The Long Emergency
Kunstler argues that the end of cheap oil will soon force radical changes in our lives. The suburbs and the suburban way of life will be toast. Cities will of necessity become smaller, and will rely more on waterways and ports for the delivery of goods. The rail networks will have to be rebuilt and upgraded. Overall, however, life will become intensely local, and urban centres that do not have access to locally produced food will be in trouble. It’s madness, says Kunstler, to construct buildings more than seven stories high. With power outages likely to be fairly common, living on the 18th floor of a building will not be a good idea.
Kunstler rejects the idea that technological innovation will enable us to overcome the crisis with little disruption of our comfortable way of life. Technology ≠ Power, he says. A jumbo jet can’t be fuelled with software. (He says that the young millionaire nerds at Google headquarters to whom he talked just didn’t grasp this elementary fact.) He doesn’t believe that alternative energy sources like wind or solar power – or even nuclear power – can be adequate replacements for oil and gas. And he utterly rejects claims that the Alberta Tar Sands and its ilk can provide enough recoverable oil to significantly postpone the arrival of the Long Emergency. He says that people often ask him whether he can give them any hope, but he can’t do that. The only hope there can be is what comes from getting up off your rear end and doing something about the current state of affairs.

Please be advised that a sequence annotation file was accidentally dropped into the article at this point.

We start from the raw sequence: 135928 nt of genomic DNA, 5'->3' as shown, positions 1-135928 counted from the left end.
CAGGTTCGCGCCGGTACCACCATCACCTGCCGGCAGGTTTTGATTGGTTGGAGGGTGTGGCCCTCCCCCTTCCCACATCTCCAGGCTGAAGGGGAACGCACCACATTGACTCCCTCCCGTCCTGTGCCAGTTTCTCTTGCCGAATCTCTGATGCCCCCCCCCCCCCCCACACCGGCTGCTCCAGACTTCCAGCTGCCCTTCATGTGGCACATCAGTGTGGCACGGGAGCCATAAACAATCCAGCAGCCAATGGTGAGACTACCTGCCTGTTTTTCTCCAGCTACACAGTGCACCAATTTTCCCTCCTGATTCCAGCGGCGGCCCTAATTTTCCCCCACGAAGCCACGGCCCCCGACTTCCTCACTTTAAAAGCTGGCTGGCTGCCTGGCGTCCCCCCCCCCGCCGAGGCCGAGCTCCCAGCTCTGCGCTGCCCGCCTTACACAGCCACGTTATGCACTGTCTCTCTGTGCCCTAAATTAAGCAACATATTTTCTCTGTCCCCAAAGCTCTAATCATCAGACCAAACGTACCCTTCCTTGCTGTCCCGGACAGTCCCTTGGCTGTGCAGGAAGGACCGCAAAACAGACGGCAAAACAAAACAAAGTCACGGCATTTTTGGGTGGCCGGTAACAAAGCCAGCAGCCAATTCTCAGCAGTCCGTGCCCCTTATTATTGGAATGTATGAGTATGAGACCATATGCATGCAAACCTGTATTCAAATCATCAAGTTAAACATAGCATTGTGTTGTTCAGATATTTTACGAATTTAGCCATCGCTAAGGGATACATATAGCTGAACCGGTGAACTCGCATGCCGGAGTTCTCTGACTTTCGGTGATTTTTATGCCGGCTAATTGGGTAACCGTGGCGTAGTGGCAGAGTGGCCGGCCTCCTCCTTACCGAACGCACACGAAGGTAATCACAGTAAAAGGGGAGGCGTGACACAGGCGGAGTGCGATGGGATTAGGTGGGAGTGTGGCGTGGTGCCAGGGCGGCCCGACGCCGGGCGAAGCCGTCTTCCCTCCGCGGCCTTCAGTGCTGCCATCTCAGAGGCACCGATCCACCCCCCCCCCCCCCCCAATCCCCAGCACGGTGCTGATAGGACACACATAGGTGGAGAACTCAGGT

Footnote: Useful action must be guided by an intelligent analysis of the problem. And that includes understanding the capitalist economic system. It is interesting that a survey of some prominent British politicians and commentators finds many of them claiming that Marx’s analysis of capitalism is still relevant today. How many of their North American counterparts would dare say such a thing, even if they believed it? How many have the educational background to have a credible opinion on the matter?